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The male leader’s autobiography and the syntax of postcolonial nationalism
Elleke Boehmer

explaining the leader’s self-description as nationalist, the life-narrative helps to validate his position and/or status. Self-inscription becomes nationalist self-realisation: composing the discrete, monadic entity, which is conventionally the objective of autobiography, involves incrementally knitting that entity into the national collective.6 This aspect of the leader’s life-story offers a special instance of the coercive effects that are wreaked upon the autobiographical subject by autobiography, as in Paul de Man’s theory of the genre. In view of its conspicuous failure

in Stories of women
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Writing home in recent Irish memoirs and autobiographies (John McGahern’s Memoir, Hugo Hamilton’s The Speckled People, Seamus Deane’s Reading in the Dark and John Walsh’s The Falling Angels)
Stephen Regan

unpredictability and waywardness, is given shape and structure. There is a special pleasure, too, in being persuaded that the autobiographical narrative is a truthful record of events, while knowing all along that what we are reading is an elaborate, stylised fiction. Memoir similarly suggests a recollection of actual events and experiences, with an implicit trust in the faithfulness of memory being shared by author and reader. The term implies historical knowledge, an informed account of one’s own life and times, but the distinctions between autobiography and memoir are not

in Irish literature since 1990
Siobhán McIlvanney

– this chapter will focus on texts by writers who most closely conform to beur criteria, in that all three were born in France of Algerian parents. The works to be examined are Georgette! by Farida Belghoul, Beur’s story by Ferrudja Kessas and Ils disent que je suis une beurette by Soraya Nini.2 These works are all autobiographical and are written by authors of working-class origin – which would seem to be an inevitable component of this particular permutation of ‘Beurness’, in that the firstgeneration Algerian parents of these writers came to France as unskilled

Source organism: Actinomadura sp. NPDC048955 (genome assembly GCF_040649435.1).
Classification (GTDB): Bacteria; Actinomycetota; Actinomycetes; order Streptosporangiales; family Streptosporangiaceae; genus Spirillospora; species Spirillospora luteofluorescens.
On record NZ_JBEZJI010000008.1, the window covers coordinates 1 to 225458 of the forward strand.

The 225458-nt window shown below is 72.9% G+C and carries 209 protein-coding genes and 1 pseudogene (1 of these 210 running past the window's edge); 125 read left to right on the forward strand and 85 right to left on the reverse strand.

in Women’s writing in contemporary France
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Winifred Dolan beyond the West End
Lucie Sutherland

adaptation of Toad of Toad Hall. A very small number of letters – those directly quoted in the memoir – and some pictures are also present.3 Looking across the collection, the majority of the material is there as a guide to future theatre makers, and the ephemera – letters and photographs – serve to consolidate the account of professional work outlined in Small Beer. This kind of evidence is rare; while it is possible to examine the published and unpublished autobiographical accounts and personal papers of many prominent theatre workers, a range of practice-focused manuals

in Stage women, 1900–50
Open Access (free)
John Robert Keller

oeuvre is also a message from an ‘abandoned work’, that is, from the unrecognized, emerging-self. 3 In this, I do not completely agree with Linda Anderson, who states ‘the autobiographical self is a fictional construct within the text, which can neither have its origins anterior to the text, nor indeed coalesce with its creator’ (Anderson, 1986: 59), since I believe that the narrative/autobiographical self, is always operative. Texts are always transitional records of its ongoing experience. Keller_01_Intro 7 23/9/02, 10:45 am 8 Samuel Beckett and the primacy of